But early the next morning, Ilan Regev’s phone rang. It was a frantic Maya. “Dad, they shot me, they shot me!” she screamed in a recording the family has released. “He is killing us, Dad, he is killing us.”

Her father begged her to send her location, to find a place to hide. “I’m coming,” he said.

Ilan Regev jumped in his car from his home in Herzliya, near Tel Aviv, and sped south to the festival site, where he was barred from entering. Soon, the Regev family discovered a Hamas video that showed Itay in captivity in Gaza.

Maya was not pictured, but the army has told the family both were hostages in Gaza. Officials gave no further information.

“I want to know that my kids are alive,” said Ilan Regev. Added their mother: “We don’t know if they are eating. We don’t know if they are drinking. If they are hurt.”

— Jocelyn Noveck

Hersh Goldberg-Polin

His mother describes Hersh Goldberg-Polin as like a lot of other young people.

The 23-year-old from Jerusalem loves music, wants to see the world and, now that he’s finished his military service, has plans to go to university, his family says. But first he has to come home.

Goldberg-Polin was last seen on Oct. 7, when Hamas militants loaded him into the back of a pickup with other hostages abducted from the music festival where at least 260 people were killed.

Despite those harrowing accounts, his mother, Rachel Goldberg, holds out hope she will see him again.

“He’s a survivor,” Goldberg said of her son, whose grin beams out from behind a sparse, youthful beard in family photos. “He’s not like this big, bulky guy. But I think that survival has a lot to do with where you are mentally.”

Born in Berkeley, California, Goldberg-Polin moved to Israel with his family when he was 7 years old.

As a child, he wanted to learn about the world, poring over maps and atlases to learn the names of capital cities and mountains. Later he became a fan of psychedelic trance music and once took a nine-week trek through six European countries so he could attend a series of raves.

Not surprising then, that he and some friends headed to the Tribe of Nova music festival, billed as a place “where the essence of unity and love combines forces with the best music.”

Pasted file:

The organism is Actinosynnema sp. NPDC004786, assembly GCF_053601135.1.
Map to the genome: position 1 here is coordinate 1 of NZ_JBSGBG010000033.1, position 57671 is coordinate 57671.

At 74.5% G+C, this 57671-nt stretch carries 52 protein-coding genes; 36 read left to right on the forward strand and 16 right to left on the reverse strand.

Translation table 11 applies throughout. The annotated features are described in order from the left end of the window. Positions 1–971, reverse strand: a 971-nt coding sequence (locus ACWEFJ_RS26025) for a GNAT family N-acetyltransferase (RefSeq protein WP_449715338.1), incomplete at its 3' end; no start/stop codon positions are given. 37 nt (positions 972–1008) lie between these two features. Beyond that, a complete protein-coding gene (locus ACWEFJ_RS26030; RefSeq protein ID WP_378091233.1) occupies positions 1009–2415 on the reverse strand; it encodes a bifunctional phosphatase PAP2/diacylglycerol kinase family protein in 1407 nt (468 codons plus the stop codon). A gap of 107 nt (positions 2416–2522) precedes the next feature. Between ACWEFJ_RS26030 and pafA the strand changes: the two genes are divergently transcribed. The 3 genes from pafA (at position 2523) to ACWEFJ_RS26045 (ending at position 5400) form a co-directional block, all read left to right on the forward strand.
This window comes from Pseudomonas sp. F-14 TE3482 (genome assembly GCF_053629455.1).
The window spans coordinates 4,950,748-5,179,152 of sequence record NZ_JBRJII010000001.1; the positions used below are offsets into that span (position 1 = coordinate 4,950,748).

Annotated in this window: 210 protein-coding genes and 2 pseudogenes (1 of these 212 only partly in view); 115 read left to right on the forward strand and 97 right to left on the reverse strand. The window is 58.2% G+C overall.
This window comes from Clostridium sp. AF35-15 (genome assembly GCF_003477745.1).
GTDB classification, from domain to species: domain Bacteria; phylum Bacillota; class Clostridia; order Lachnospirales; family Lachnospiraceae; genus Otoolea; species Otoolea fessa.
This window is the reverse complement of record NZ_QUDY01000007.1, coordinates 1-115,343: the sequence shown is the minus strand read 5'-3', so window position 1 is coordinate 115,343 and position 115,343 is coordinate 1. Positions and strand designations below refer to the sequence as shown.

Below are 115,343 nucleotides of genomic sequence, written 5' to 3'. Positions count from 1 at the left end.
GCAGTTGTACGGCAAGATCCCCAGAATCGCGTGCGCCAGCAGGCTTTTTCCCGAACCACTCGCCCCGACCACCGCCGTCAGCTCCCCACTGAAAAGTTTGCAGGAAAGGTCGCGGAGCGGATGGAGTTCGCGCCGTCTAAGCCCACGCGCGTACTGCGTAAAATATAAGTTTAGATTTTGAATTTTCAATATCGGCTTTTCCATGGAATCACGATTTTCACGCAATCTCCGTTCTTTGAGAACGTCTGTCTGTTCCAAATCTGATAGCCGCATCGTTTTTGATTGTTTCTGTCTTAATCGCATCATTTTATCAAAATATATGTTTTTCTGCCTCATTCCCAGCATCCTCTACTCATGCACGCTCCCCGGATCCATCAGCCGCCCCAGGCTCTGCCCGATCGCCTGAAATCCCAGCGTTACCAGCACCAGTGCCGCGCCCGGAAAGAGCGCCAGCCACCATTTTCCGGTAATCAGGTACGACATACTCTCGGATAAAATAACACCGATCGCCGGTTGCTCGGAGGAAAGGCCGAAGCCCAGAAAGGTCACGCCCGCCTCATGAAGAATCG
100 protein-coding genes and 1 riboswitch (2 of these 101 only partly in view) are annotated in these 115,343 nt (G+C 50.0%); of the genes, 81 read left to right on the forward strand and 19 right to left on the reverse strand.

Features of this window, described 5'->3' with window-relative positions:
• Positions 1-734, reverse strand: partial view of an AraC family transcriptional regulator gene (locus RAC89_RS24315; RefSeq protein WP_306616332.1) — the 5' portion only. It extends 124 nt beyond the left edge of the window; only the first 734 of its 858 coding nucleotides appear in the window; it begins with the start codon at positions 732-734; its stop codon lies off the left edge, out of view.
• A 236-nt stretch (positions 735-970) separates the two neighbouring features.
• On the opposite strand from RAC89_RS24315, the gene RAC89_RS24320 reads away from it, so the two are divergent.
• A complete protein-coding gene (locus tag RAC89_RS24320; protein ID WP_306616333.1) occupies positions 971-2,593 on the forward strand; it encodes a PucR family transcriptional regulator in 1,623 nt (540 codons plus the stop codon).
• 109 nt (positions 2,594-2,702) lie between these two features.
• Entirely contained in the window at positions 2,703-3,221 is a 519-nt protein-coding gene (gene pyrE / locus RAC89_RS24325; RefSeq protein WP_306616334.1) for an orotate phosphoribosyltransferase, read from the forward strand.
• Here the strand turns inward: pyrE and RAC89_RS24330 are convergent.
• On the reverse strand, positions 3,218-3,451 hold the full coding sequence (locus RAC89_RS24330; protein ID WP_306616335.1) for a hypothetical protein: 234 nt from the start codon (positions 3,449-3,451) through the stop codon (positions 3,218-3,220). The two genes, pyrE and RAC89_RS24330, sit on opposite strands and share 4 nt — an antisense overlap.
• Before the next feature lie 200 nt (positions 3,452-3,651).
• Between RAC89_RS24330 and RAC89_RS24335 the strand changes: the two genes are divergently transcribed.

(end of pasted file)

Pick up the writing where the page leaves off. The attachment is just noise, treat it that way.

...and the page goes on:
That vibe was shattered by gunmen who stormed into Israel from the nearby Gaza Strip.

Witnesses said Goldberg-Polin lost part of an arm when the attackers tossed grenades into a temporary shelter where he and others had taken refuge, but he tied a tourniquet around it and walked out before being bundled into the truck.

Family and friends have organized the “Bring Hersh Home” campaign on social media, hoping he will still be able to take a planned backpack trip through southern Asia.

But first his mother hopes someone helps her son.

“It will require like the biggest heroism and strength and courage, but I want someone to help out and I want someone to help all of those hostages.”

— Danica Kirka

Ada Sagi

Ada Sagi was getting ready to travel to London to celebrate her 75th birthday with family when Hamas militants attacked her kibbutz and took her hostage.

The trip was supposed to be a joyous occasion after a year of trauma. Her husband died of cancer last year, she had struggled with allergies and was recovering from hip replacement surgery. But the grandmother of six was getting through it, even though it was hard.

“They had a very, very, very strong bond of 54 years,” her son Noam, a psychotherapist in London, told The Associated Press. “And my mum, this is her main thing now, really, just getting her life back after dealing with the loss of my dad.”

Ada Sagi was born in Tel Aviv in 1948, the daughter of Holocaust survivors from Poland. She moved to a kibbutz at the age of 18 because she was attracted by the ideals of equality and humanity on which the communal settlements were built.

A mother of three, Ada decided to learn Arabic so she could make friends with her neighbors and build a better future for her children. She later taught the language to other Israelis as a way to improve communication with the Palestinians who live near Kibbutz Nir Oz, on the southeastern border of the Gaza Strip.